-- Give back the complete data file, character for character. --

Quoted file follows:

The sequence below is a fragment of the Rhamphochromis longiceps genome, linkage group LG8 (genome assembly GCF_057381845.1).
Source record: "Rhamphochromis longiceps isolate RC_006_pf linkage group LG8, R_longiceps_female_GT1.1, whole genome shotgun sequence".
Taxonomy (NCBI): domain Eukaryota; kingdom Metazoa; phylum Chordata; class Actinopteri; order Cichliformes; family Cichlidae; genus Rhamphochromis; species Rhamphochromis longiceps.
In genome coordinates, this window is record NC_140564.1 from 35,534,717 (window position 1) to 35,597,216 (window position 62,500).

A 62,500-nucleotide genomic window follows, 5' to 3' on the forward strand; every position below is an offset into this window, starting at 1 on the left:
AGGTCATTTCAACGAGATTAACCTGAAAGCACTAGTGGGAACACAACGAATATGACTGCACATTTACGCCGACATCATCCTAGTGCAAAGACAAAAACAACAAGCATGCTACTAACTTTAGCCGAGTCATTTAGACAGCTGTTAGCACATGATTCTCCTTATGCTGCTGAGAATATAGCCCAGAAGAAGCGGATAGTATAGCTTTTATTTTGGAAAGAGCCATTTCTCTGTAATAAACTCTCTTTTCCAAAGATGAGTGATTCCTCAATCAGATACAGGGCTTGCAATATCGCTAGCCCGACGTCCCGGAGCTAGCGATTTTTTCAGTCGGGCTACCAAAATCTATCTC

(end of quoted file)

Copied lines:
The sequence below is a fragment of the Rhamphochromis longiceps genome, linkage group LG8 (genome assembly GCF_057381845.1).
Source record: "Rhamphochromis longiceps isolate RC_006_pf linkage group LG8, R_longiceps_female_GT1.1, whole genome shotgun sequence".
Taxonomy (NCBI): domain Eukaryota; kingdom Metazoa; phylum Chordata; class Actinopteri; order Cichliformes; family Cichlidae; genus Rhamphochromis; species Rhamphochromis longiceps.
In genome coordinates, this window is record NC_140564.1 from 35,534,717 (window position 1) to 35,597,216 (window position 62,500).

A 62,500-nucleotide genomic window follows, 5' to 3' on the forward strand; every position below is an offset into this window, starting at 1 on the left:
AGGTCATTTCAACGAGATTAACCTGAAAGCACTAGTGGGAACACAACGAATATGACTGCACATTTACGCCGACATCATCCTAGTGCAAAGACAAAAACAACAAGCATGCTACTAACTTTAGCCGAGTCATTTAGACAGCTGTTAGCACATGATTCTCCTTATGCTGCTGAGAATATAGCCCAGAAGAAGCGGATAGTATAGCTTTTATTTTGGAAAGAGCCATTTCTCTGTAATAAACTCTCTTTTCCAAAGATGAGTGATTCCTCAATCAGATACAGGGCTTGCAATATCGCTAGCCCGACGTCCCGGAGCTAGCGATTTTTTCAGTCGGGCTACCAAAATCTATCTC